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The Women Behind The Marines

Nowhere has the bloodshed of the war been more obvious than at North Carolina's Camp Lejeune, home to the Marine units that have suffered many of the casualities in Iraq.

The Early Show correspondent Jon Frankel visited the camp to talk to some Marines, some town residents, and the loved ones of deployed troops. He arrived just before President George W. Bush, who made a speech there Thursday and met with the families of those killed in combat.

"Pretty much every Marine around town will tell you that I'd rather be over there in the sand box than turning wrenches on the shop floor," says Sgt. Anthony Collins.

If TV screens tell the story - so do long faces and empty bar stools.

"It's like a ghost town," says resident Myron McCutchen. "Everybody's feelings are up and down. Nobody is happy and everybody is focused on the war."

The Flower Shoppe owner, Curtis Russell, says he is "making one big, yellow patriotic bow."

There are no tanks or bullet shells, but there are lots of yellow bows, flags and "God Bless Our Troups" signs all over Jacksonville, home to Camp Lejeune and its 47,000 active Marines and sailors.

"A lot of the wives are buying yellow ribbons. They put them in their front yard. It's a patriotic thing to do," Russell says.

Liz Brown, girlfriend of a deployed Marine, says she sees ribbons on her whole drive to work.

"Everybody wants to do something and for people who don't have loved ones in the military, that's something they can do," she says. "They can put a sign out, 'We support our troops.'"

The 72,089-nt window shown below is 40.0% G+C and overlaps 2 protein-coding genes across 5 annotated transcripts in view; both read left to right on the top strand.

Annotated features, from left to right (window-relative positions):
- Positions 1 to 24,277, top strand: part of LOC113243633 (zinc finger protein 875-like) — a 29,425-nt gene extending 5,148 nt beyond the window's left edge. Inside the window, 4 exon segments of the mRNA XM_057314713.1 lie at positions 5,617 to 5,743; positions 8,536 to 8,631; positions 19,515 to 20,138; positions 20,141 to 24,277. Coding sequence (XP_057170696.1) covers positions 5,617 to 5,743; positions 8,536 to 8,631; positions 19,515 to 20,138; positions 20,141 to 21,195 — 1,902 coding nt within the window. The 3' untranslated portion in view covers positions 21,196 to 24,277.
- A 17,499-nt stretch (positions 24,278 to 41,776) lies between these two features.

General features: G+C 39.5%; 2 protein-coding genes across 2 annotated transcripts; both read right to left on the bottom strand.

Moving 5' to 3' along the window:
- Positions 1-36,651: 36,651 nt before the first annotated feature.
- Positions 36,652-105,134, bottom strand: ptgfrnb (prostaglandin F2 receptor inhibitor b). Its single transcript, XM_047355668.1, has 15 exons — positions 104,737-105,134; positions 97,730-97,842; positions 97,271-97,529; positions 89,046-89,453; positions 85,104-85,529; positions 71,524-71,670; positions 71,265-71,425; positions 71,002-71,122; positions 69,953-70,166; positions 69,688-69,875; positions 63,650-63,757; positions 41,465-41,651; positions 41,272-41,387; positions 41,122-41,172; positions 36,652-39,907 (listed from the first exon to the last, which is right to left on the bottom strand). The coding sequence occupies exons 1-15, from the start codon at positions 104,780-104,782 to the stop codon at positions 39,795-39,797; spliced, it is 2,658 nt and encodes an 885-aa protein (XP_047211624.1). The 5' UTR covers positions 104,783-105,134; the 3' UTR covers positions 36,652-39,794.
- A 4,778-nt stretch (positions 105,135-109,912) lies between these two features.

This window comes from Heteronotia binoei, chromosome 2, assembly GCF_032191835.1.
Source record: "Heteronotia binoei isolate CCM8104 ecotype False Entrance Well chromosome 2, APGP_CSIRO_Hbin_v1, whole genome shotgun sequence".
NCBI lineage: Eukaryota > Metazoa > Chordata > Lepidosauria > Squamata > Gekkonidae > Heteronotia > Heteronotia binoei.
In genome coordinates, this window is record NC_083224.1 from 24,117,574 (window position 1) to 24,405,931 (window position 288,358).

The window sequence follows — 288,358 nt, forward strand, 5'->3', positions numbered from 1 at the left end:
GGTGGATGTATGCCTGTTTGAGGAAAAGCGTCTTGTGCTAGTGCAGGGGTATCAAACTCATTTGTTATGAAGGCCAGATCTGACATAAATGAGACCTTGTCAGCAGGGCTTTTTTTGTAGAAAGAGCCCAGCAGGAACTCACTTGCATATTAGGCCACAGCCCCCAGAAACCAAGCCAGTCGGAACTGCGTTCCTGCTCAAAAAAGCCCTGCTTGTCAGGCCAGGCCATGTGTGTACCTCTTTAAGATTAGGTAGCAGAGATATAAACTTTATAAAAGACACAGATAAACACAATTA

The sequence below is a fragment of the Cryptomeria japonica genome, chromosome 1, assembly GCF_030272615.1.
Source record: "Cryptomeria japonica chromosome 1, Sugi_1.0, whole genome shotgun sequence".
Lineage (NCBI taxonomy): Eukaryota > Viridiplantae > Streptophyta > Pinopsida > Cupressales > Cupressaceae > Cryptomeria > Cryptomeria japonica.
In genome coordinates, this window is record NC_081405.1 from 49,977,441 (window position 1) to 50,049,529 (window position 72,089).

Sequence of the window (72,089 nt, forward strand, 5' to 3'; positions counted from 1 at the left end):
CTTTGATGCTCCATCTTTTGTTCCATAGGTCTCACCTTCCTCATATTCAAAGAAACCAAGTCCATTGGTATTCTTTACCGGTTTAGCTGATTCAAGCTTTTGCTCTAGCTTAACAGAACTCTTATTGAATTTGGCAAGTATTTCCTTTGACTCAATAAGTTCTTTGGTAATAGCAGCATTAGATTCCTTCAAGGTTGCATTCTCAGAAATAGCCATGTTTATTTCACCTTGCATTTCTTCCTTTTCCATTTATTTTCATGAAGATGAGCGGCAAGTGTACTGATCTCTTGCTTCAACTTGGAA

Christian Beavers' husband Matthew, Jonna Myers husband David and Liz Brown's boyfriend Conor Tracy are all fighting with the amphibious assault unit of the 2nd Marine division.

Asked what the mood of the town is, Beaver says, "I would say they feel proud. Most importantly, the town has a lot of backup for our Marines."

But the women say the mood has changed with each step towards this conflict. From helping their men pack up, to watching them ship out, to seeing them engage the enemy.

Myers says, "It changes as the objectives changed and you actually know they were going."

Beavers says she appreciates President Bush's visit. "It means that he cares about us as the spouses. Not just the fact that our husbands are over there, giving everything they have including life."

The president is visiting the families of those killed in combat and addressing the troops.

"If him being here creates an atmosphere that makes us all a little more positive, if it makes one day go by that much easier, it will be well worth it," Brown says.

Now, the days are filled with anxiety and a sense of urgency without satisfaction.

"You want to catch the latest news and see what happened but then you don't get all the details for a few days and that's the hardest part," Brown says.

To think that the platoon their husbands' serve in lost somebody is scary, Myers says, "Knowing you might get a call..."

Beavers says, "You still find yourself sitting at the window or the door, 'Are they coming down my road next?'"

Facing this fear, these women know, is all part of loving a Marine.

"Our guys signed up for this; that's why they're in it," says Brown. "They're tough; they're willing and that's why we're so proud of them."